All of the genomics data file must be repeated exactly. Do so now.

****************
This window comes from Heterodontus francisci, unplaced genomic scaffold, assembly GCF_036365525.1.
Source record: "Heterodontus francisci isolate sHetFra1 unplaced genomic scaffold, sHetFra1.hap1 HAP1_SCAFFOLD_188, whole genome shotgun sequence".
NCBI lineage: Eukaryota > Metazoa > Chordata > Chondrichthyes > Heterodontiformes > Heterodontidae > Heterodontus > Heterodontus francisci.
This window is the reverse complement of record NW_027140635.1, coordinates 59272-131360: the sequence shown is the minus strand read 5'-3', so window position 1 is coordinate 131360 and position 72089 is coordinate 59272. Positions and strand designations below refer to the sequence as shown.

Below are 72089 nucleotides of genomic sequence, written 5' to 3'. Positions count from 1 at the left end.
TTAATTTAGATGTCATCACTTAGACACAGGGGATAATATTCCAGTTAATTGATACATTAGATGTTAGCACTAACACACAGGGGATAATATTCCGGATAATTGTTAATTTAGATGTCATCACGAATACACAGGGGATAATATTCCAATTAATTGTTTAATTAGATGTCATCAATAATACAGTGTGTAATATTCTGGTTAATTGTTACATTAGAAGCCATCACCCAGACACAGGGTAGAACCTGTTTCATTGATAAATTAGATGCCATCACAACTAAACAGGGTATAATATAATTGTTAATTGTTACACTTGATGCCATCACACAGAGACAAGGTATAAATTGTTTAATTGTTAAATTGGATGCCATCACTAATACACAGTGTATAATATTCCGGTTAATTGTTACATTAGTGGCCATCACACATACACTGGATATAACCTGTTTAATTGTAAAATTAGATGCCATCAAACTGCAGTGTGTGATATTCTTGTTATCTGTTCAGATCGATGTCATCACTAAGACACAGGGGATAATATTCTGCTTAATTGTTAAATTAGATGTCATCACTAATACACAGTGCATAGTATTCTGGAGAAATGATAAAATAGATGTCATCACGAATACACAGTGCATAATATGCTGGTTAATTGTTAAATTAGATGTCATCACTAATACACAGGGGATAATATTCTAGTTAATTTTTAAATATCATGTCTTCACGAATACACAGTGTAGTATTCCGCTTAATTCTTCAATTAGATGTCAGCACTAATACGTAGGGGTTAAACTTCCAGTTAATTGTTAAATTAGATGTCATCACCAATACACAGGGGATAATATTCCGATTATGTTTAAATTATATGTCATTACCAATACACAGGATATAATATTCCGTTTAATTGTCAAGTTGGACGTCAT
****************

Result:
This window comes from Heterodontus francisci, unplaced genomic scaffold, assembly GCF_036365525.1.
Source record: "Heterodontus francisci isolate sHetFra1 unplaced genomic scaffold, sHetFra1.hap1 HAP1_SCAFFOLD_188, whole genome shotgun sequence".
NCBI lineage: Eukaryota > Metazoa > Chordata > Chondrichthyes > Heterodontiformes > Heterodontidae > Heterodontus > Heterodontus francisci.
This window is the reverse complement of record NW_027140635.1, coordinates 59272-131360: the sequence shown is the minus strand read 5'-3', so window position 1 is coordinate 131360 and position 72089 is coordinate 59272. Positions and strand designations below refer to the sequence as shown.

Below are 72089 nucleotides of genomic sequence, written 5' to 3'. Positions count from 1 at the left end.
TTAATTTAGATGTCATCACTTAGACACAGGGGATAATATTCCAGTTAATTGATACATTAGATGTTAGCACTAACACACAGGGGATAATATTCCGGATAATTGTTAATTTAGATGTCATCACGAATACACAGGGGATAATATTCCAATTAATTGTTTAATTAGATGTCATCAATAATACAGTGTGTAATATTCTGGTTAATTGTTACATTAGAAGCCATCACCCAGACACAGGGTAGAACCTGTTTCATTGATAAATTAGATGCCATCACAACTAAACAGGGTATAATATAATTGTTAATTGTTACACTTGATGCCATCACACAGAGACAAGGTATAAATTGTTTAATTGTTAAATTGGATGCCATCACTAATACACAGTGTATAATATTCCGGTTAATTGTTACATTAGTGGCCATCACACATACACTGGATATAACCTGTTTAATTGTAAAATTAGATGCCATCAAACTGCAGTGTGTGATATTCTTGTTATCTGTTCAGATCGATGTCATCACTAAGACACAGGGGATAATATTCTGCTTAATTGTTAAATTAGATGTCATCACTAATACACAGTGCATAGTATTCTGGAGAAATGATAAAATAGATGTCATCACGAATACACAGTGCATAATATGCTGGTTAATTGTTAAATTAGATGTCATCACTAATACACAGGGGATAATATTCTAGTTAATTTTTAAATATCATGTCTTCACGAATACACAGTGTAGTATTCCGCTTAATTCTTCAATTAGATGTCAGCACTAATACGTAGGGGTTAAACTTCCAGTTAATTGTTAAATTAGATGTCATCACCAATACACAGGGGATAATATTCCGATTATGTTTAAATTATATGTCATTACCAATACACAGGATATAATATTCCGTTTAATTGTCAAGTTGGACGTCAT